Broadwell E3 v4 Xeons: Cirrascale at SuperComputing 15by Ian Cutress on November 23, 2015 6:30 PM EST
The hubbub about the Broadwell Xeon family was relatively interesting. We managed to get hold of the models that came in a socketed form for testing, the E3-1285 v4, E3-1285L v4 and the E3-1265L v4, but because these parts use Intel’s Crystal Well design giving 128MB of eDRAM, there are plenty of opportunities to accelerate certain types of workload. We saw big increases in large-frame memory transcoding as the frame buffers did fit into the eDRAM, or in other memory intensive benchmarks such as compression. Despite all that, the Broadwell Xeon family is somewhat short lived with Skylake variants being released almost immediately (although Skylake at present is not with eDRAM).
This is where Intel would make the distinction of course, suggesting that the Broadwell variants be used when the extra eDRAM can be exploited to its fullest. At the Intel Developer Conference back in August, we were told that Intel will be producing a ‘Valley View’ PCIe add-in card with three Broadwell Xeons on it to act as an accelerator for video encode. But fast forward a bit, and we are now seeing the first systems being promoted with Broadwell v4 Xeons inside. Insert solutions provider Cirrascale had this on the floor at SuperComputing 15:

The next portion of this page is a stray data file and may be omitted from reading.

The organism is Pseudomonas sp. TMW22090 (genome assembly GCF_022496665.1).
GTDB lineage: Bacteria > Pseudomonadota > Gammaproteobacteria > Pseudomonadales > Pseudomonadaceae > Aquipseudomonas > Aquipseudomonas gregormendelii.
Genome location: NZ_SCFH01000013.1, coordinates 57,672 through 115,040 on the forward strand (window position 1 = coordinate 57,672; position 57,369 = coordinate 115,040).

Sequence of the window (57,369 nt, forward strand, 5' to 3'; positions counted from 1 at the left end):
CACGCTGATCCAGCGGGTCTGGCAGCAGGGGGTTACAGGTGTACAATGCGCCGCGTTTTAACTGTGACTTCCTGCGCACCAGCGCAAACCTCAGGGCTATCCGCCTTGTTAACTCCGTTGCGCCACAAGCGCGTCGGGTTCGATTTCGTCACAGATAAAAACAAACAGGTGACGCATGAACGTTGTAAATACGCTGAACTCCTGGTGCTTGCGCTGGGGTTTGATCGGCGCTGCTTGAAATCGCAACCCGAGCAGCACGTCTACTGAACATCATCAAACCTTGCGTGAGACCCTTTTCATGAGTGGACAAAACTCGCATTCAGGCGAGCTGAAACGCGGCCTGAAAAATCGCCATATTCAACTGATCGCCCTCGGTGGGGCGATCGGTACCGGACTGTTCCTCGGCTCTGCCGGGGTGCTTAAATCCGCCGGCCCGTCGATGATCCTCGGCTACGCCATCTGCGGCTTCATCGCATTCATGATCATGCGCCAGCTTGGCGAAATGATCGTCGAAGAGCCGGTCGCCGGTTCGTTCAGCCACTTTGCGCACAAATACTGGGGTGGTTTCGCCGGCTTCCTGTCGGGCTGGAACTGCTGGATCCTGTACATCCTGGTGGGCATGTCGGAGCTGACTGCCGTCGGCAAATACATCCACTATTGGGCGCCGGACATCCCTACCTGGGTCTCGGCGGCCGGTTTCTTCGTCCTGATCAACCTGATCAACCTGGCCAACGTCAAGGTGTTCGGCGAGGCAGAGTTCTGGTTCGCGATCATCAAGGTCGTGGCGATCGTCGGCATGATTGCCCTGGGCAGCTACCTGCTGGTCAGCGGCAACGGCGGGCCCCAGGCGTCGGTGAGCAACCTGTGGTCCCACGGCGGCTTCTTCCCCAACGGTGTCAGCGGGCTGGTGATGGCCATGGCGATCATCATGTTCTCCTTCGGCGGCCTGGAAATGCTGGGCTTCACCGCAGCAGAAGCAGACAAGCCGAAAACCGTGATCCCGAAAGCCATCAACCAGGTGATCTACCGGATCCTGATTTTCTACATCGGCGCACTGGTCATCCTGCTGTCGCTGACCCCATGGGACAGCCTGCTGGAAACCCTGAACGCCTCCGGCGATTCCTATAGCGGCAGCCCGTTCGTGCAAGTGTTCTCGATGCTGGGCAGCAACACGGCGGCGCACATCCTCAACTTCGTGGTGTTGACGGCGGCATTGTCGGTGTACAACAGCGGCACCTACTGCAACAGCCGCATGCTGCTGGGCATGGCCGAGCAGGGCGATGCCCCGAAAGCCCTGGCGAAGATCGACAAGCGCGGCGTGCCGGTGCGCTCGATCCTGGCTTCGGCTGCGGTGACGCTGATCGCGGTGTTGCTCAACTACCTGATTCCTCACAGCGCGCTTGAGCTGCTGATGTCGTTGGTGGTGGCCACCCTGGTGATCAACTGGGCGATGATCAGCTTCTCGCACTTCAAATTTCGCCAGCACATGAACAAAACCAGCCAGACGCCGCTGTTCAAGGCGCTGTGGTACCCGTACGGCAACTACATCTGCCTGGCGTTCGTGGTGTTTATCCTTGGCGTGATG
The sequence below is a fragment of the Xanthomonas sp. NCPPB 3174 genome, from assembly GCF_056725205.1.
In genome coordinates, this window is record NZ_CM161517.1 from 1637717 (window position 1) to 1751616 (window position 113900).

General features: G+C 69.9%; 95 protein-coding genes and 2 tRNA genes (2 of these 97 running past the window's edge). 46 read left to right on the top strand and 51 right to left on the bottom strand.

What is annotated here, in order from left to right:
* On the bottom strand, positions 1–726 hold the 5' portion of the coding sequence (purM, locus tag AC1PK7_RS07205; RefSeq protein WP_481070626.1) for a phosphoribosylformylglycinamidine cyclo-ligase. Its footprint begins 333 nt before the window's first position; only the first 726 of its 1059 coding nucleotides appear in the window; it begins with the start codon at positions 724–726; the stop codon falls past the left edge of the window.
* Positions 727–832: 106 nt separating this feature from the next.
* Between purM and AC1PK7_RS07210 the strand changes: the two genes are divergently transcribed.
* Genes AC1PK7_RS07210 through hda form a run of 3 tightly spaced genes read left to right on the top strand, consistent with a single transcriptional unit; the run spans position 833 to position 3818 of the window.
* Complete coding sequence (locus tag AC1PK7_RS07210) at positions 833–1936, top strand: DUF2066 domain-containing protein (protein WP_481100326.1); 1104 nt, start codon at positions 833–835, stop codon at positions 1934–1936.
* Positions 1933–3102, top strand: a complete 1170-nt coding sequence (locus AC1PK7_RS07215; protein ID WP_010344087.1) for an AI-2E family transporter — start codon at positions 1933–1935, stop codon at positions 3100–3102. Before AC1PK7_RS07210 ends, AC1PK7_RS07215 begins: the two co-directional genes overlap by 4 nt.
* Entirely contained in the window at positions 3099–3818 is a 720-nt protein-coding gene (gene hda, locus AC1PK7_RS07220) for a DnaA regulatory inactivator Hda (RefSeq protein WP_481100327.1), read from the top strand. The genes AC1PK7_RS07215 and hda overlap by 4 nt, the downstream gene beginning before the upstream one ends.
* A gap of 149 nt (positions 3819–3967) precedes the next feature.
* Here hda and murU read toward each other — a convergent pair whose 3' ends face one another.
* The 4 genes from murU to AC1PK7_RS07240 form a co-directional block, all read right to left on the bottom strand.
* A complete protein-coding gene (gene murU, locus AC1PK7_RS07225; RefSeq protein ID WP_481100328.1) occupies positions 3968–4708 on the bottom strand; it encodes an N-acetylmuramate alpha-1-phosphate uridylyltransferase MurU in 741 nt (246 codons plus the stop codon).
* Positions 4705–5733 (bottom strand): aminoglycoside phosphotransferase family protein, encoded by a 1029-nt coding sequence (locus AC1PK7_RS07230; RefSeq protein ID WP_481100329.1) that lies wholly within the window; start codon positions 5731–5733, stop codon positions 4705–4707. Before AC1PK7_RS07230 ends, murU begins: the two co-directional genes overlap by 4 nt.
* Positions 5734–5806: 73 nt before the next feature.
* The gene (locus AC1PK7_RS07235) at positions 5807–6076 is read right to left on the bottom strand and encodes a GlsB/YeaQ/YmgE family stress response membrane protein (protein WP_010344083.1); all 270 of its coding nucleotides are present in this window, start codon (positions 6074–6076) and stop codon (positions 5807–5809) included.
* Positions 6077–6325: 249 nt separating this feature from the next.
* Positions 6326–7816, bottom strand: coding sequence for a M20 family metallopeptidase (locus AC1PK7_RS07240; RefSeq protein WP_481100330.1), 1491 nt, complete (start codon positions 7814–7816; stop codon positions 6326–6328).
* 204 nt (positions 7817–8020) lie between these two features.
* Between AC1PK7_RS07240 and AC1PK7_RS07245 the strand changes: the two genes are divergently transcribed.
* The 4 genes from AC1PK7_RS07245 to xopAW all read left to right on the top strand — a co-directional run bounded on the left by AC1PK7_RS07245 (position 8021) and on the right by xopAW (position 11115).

This is essentially a 2U, half-width node with a Supermicro motherboard, a Broadwell Xeon, space for two sticks of DDR3 ECC RDIMMs, routing for 2.5-inch SATA drives, networking, and then a PCIe adaptor card for another accelerator, such as NVIDIA (or Valley View?).
The orientation of the system means that Cirrascale has route a lot of things around the chassis, and the rear IO of the motherboard actually has to be funneled out of the case to where it is appropriate. It is interesting that Cirrascale is quoting 144 streams at under $80 per stream, which comes out to $11520 per unit (I assume minimal memory, near-zero storage?). Also, under six watts per stream extrapolates out to 864W total, so I’d imagine that those ‘144 streams’ also means the cost of the PCIe accelerator alongside the Broadwell CPU.
Nevertheless, it is interesting to see the Broadwell Xeon family more out in the open. It will be interesting to see where else it pops up.